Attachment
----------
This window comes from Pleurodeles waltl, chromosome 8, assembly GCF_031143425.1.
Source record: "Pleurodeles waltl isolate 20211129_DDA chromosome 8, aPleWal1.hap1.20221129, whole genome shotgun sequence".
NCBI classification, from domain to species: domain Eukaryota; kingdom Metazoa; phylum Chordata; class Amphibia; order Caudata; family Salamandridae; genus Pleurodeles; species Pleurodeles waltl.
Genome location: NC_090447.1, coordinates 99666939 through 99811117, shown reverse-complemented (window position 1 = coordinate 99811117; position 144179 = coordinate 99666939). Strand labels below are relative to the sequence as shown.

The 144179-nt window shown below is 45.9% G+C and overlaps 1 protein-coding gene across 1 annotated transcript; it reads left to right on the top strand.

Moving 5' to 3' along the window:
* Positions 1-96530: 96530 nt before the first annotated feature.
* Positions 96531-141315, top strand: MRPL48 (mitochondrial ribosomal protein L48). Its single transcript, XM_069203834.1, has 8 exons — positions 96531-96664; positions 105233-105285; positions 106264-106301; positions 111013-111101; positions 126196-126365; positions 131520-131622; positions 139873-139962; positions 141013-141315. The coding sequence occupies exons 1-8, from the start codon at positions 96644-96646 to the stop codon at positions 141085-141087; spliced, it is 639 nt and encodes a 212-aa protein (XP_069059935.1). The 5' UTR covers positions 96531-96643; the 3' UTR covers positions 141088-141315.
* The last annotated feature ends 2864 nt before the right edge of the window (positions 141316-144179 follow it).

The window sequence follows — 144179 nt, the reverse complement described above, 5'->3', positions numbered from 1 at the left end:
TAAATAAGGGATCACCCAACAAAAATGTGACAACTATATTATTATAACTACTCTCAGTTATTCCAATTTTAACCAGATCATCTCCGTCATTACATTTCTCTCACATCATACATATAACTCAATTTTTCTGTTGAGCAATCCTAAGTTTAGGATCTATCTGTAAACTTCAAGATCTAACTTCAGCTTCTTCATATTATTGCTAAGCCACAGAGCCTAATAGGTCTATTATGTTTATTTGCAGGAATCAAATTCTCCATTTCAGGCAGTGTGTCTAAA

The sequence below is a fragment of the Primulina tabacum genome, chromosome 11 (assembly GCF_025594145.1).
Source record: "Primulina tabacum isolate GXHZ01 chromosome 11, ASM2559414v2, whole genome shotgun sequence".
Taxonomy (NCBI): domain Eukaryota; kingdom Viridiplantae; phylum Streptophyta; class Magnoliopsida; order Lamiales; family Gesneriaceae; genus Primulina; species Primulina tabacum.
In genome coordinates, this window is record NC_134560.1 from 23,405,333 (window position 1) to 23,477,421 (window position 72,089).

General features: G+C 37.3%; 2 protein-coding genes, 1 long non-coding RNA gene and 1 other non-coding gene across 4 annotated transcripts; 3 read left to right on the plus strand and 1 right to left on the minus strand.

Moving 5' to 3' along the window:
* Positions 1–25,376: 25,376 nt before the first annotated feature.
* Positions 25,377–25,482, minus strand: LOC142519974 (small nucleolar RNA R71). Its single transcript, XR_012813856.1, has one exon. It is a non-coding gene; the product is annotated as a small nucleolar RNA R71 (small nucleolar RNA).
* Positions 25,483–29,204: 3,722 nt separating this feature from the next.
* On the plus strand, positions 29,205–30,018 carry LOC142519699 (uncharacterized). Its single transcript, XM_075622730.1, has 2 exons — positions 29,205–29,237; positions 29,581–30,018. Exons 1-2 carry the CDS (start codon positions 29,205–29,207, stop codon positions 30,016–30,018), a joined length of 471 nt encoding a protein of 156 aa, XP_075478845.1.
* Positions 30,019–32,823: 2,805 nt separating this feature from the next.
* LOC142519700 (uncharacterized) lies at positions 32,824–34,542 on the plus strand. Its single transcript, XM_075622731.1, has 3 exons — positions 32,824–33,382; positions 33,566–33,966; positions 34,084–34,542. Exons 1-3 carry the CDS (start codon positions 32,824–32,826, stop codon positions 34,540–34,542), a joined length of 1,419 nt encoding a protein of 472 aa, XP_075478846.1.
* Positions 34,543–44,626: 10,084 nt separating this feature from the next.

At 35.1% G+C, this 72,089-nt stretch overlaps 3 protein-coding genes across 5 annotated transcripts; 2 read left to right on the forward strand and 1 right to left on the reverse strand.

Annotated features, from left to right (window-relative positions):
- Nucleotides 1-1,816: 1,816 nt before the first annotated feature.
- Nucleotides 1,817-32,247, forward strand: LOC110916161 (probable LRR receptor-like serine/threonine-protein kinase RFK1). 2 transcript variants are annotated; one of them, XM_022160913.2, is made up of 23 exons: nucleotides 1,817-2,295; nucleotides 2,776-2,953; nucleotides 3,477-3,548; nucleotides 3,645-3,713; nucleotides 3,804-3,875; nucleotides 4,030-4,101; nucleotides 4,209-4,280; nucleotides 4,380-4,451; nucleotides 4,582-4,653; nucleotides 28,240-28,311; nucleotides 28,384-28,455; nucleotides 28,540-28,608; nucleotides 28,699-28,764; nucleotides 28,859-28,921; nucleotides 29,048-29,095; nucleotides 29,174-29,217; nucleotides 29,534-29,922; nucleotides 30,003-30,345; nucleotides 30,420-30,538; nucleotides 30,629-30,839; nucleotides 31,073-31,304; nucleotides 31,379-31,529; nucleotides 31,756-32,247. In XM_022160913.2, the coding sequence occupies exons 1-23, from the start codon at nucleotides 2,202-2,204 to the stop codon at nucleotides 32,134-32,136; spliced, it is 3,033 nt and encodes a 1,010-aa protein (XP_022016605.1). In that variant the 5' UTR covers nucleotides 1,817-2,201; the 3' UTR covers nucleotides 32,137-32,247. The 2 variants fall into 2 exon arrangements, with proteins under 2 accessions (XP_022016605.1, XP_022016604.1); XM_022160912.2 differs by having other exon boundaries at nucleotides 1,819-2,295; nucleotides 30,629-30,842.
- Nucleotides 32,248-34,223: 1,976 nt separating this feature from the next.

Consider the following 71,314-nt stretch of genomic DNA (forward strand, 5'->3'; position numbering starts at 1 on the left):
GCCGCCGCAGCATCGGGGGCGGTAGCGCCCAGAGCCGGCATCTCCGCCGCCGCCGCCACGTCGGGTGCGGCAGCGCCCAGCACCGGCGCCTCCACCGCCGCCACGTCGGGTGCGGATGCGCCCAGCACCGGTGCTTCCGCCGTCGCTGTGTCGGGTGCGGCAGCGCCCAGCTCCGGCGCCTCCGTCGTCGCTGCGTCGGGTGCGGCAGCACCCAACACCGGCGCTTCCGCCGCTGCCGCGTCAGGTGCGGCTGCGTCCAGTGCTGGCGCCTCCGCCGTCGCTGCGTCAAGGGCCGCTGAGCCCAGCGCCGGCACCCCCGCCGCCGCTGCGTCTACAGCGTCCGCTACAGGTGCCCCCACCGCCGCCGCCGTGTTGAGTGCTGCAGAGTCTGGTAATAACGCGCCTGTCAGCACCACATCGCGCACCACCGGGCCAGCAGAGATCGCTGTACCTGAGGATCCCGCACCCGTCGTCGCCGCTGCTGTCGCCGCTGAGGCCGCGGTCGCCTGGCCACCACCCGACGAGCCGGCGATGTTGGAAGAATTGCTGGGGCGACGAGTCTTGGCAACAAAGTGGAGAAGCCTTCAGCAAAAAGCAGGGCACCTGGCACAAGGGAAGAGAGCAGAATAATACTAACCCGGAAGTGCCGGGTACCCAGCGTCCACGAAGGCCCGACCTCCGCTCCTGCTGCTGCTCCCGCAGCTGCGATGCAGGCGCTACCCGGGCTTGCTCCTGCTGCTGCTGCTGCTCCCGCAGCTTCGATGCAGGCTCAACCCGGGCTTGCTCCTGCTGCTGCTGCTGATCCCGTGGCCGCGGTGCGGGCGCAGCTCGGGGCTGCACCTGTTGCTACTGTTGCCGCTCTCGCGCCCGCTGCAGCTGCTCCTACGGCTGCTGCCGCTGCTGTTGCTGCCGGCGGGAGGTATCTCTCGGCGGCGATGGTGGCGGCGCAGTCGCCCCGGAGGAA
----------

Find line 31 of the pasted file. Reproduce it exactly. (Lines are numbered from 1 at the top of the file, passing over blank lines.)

GCCGCCGCAGCATCGGGGGCGGTAGCGCCCAGAGCCGGCATCTCCGCCGCCGCCGCCACGTCGGGTGCGGCAGCGCCCAGCACCGGCGCCTCCACCGCCGCCACGTCGGGTGCGGATGCGCCCAGCACCGGTGCTTCCGCCGTCGCTGTGTCGGGTGCGGCAGCGCCCAGCTCCGGCGCCTCCGTCGTCGCTGCGTCGGGTGCGGCAGCACCCAACACCGGCGCTTCCGCCGCTGCCGCGTCAGGTGCGGCTGCGTCCAGTGCTGGCGCCTCCGCCGTCGCTGCGTCAAGGGCCGCTGAGCCCAGCGCCGGCACCCCCGCCGCCGCTGCGTCTACAGCGTCCGCTACAGGTGCCCCCACCGCCGCCGCCGTGTTGAGTGCTGCAGAGTCTGGTAATAACGCGCCTGTCAGCACCACATCGCGCACCACCGGGCCAGCAGAGATCGCTGTACCTGAGGATCCCGCACCCGTCGTCGCCGCTGCTGTCGCCGCTGAGGCCGCGGTCGCCTGGCCACCACCCGACGAGCCGGCGATGTTGGAAGAATTGCTGGGGCGACGAGTCTTGGCAACAAAGTGGAGAAGCCTTCAGCAAAAAGCAGGGCACCTGGCACAAGGGAAGAGAGCAGAATAATACTAACCCGGAAGTGCCGGGTACCCAGCGTCCACGAAGGCCCGACCTCCGCTCCTGCTGCTGCTCCCGCAGCTGCGATGCAGGCGCTACCCGGGCTTGCTCCTGCTGCTGCTGCTGCTCCCGCAGCTTCGATGCAGGCTCAACCCGGGCTTGCTCCTGCTGCTGCTGCTGATCCCGTGGCCGCGGTGCGGGCGCAGCTCGGGGCTGCACCTGTTGCTACTGTTGCCGCTCTCGCGCCCGCTGCAGCTGCTCCTACGGCTGCTGCCGCTGCTGTTGCTGCCGGCGGGAGGTATCTCTCGGCGGCGATGGTGGCGGCGCAGTCGCCCCGGAGGAA